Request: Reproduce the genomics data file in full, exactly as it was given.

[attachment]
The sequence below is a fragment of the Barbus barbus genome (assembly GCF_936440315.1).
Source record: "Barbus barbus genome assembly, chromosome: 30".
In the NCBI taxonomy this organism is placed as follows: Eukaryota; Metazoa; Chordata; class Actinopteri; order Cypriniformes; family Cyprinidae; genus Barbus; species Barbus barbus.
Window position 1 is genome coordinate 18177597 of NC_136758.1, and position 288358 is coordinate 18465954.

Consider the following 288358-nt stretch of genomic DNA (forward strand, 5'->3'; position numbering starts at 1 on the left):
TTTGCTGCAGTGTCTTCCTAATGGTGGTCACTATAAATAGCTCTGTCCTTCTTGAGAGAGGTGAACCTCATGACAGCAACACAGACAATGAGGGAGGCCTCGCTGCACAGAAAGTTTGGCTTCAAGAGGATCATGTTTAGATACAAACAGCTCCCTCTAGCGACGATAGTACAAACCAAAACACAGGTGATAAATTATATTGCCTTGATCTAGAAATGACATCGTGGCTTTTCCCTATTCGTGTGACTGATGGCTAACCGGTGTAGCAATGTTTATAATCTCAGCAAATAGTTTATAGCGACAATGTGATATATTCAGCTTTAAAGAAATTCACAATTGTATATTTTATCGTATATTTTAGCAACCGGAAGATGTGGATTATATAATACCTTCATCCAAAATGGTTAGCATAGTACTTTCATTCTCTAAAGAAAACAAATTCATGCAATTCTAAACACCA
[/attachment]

The sequence below is a fragment of the Barbus barbus genome (assembly GCF_936440315.1).
Source record: "Barbus barbus genome assembly, chromosome: 30".
In the NCBI taxonomy this organism is placed as follows: Eukaryota; Metazoa; Chordata; class Actinopteri; order Cypriniformes; family Cyprinidae; genus Barbus; species Barbus barbus.
Window position 1 is genome coordinate 18177597 of NC_136758.1, and position 288358 is coordinate 18465954.

Consider the following 288358-nt stretch of genomic DNA (forward strand, 5'->3'; position numbering starts at 1 on the left):
TTTGCTGCAGTGTCTTCCTAATGGTGGTCACTATAAATAGCTCTGTCCTTCTTGAGAGAGGTGAACCTCATGACAGCAACACAGACAATGAGGGAGGCCTCGCTGCACAGAAAGTTTGGCTTCAAGAGGATCATGTTTAGATACAAACAGCTCCCTCTAGCGACGATAGTACAAACCAAAACACAGGTGATAAATTATATTGCCTTGATCTAGAAATGACATCGTGGCTTTTCCCTATTCGTGTGACTGATGGCTAACCGGTGTAGCAATGTTTATAATCTCAGCAAATAGTTTATAGCGACAATGTGATATATTCAGCTTTAAAGAAATTCACAATTGTATATTTTATCGTATATTTTAGCAACCGGAAGATGTGGATTATATAATACCTTCATCCAAAATGGTTAGCATAGTACTTTCATTCTCTAAAGAAAACAAATTCATGCAATTCTAAACACCA